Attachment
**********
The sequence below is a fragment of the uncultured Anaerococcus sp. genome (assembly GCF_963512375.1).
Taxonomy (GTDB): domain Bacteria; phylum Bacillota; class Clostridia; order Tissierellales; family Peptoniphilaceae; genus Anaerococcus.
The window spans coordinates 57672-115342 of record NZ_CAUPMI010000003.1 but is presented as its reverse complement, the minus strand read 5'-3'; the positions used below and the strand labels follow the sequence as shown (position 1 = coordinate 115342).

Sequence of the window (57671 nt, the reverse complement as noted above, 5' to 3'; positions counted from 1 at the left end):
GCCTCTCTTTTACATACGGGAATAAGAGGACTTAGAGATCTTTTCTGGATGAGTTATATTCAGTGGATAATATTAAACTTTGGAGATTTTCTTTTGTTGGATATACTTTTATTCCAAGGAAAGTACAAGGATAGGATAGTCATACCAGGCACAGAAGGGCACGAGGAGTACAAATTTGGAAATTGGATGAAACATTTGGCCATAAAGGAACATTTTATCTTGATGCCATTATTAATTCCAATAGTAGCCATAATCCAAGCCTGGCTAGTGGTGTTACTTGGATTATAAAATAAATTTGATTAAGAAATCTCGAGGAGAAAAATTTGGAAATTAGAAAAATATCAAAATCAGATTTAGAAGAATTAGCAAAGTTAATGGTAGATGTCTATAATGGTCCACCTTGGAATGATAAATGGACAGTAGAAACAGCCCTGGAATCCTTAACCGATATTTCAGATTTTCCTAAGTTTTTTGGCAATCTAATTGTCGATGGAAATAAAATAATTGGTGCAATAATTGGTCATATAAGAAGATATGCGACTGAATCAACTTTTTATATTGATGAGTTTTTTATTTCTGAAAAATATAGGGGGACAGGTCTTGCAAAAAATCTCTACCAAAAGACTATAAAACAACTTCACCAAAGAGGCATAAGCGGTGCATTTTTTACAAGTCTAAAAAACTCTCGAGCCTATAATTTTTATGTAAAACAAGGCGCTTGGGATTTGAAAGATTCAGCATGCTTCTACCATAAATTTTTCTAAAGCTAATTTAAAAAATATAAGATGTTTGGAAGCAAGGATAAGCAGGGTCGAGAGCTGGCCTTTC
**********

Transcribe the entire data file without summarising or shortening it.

The sequence below is a fragment of the uncultured Anaerococcus sp. genome (assembly GCF_963512375.1).
Taxonomy (GTDB): domain Bacteria; phylum Bacillota; class Clostridia; order Tissierellales; family Peptoniphilaceae; genus Anaerococcus.
The window spans coordinates 57672-115342 of record NZ_CAUPMI010000003.1 but is presented as its reverse complement, the minus strand read 5'-3'; the positions used below and the strand labels follow the sequence as shown (position 1 = coordinate 115342).

Sequence of the window (57671 nt, the reverse complement as noted above, 5' to 3'; positions counted from 1 at the left end):
GCCTCTCTTTTACATACGGGAATAAGAGGACTTAGAGATCTTTTCTGGATGAGTTATATTCAGTGGATAATATTAAACTTTGGAGATTTTCTTTTGTTGGATATACTTTTATTCCAAGGAAAGTACAAGGATAGGATAGTCATACCAGGCACAGAAGGGCACGAGGAGTACAAATTTGGAAATTGGATGAAACATTTGGCCATAAAGGAACATTTTATCTTGATGCCATTATTAATTCCAATAGTAGCCATAATCCAAGCCTGGCTAGTGGTGTTACTTGGATTATAAAATAAATTTGATTAAGAAATCTCGAGGAGAAAAATTTGGAAATTAGAAAAATATCAAAATCAGATTTAGAAGAATTAGCAAAGTTAATGGTAGATGTCTATAATGGTCCACCTTGGAATGATAAATGGACAGTAGAAACAGCCCTGGAATCCTTAACCGATATTTCAGATTTTCCTAAGTTTTTTGGCAATCTAATTGTCGATGGAAATAAAATAATTGGTGCAATAATTGGTCATATAAGAAGATATGCGACTGAATCAACTTTTTATATTGATGAGTTTTTTATTTCTGAAAAATATAGGGGGACAGGTCTTGCAAAAAATCTCTACCAAAAGACTATAAAACAACTTCACCAAAGAGGCATAAGCGGTGCATTTTTTACAAGTCTAAAAAACTCTCGAGCCTATAATTTTTATGTAAAACAAGGCGCTTGGGATTTGAAAGATTCAGCATGCTTCTACCATAAATTTTTCTAAAGCTAATTTAAAAAATATAAGATGTTTGGAAGCAAGGATAAGCAGGGTCGAGAGCTGGCCTTTC